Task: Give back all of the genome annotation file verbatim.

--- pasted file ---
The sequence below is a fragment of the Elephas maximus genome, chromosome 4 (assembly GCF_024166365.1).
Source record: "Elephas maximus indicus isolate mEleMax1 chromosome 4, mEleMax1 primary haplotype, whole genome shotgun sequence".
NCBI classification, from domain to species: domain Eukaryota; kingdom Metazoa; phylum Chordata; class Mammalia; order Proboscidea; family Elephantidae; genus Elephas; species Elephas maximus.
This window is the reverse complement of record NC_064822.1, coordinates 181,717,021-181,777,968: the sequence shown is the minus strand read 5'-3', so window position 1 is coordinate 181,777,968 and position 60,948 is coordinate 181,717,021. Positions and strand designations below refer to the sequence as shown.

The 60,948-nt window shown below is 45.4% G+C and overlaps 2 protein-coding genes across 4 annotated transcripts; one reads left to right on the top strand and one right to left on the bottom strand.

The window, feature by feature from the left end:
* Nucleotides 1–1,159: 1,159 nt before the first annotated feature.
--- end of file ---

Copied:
The sequence below is a fragment of the Elephas maximus genome, chromosome 4 (assembly GCF_024166365.1).
Source record: "Elephas maximus indicus isolate mEleMax1 chromosome 4, mEleMax1 primary haplotype, whole genome shotgun sequence".
NCBI classification, from domain to species: domain Eukaryota; kingdom Metazoa; phylum Chordata; class Mammalia; order Proboscidea; family Elephantidae; genus Elephas; species Elephas maximus.
This window is the reverse complement of record NC_064822.1, coordinates 181,717,021-181,777,968: the sequence shown is the minus strand read 5'-3', so window position 1 is coordinate 181,777,968 and position 60,948 is coordinate 181,717,021. Positions and strand designations below refer to the sequence as shown.

The 60,948-nt window shown below is 45.4% G+C and overlaps 2 protein-coding genes across 4 annotated transcripts; one reads left to right on the top strand and one right to left on the bottom strand.

The window, feature by feature from the left end:
* Nucleotides 1–1,159: 1,159 nt before the first annotated feature.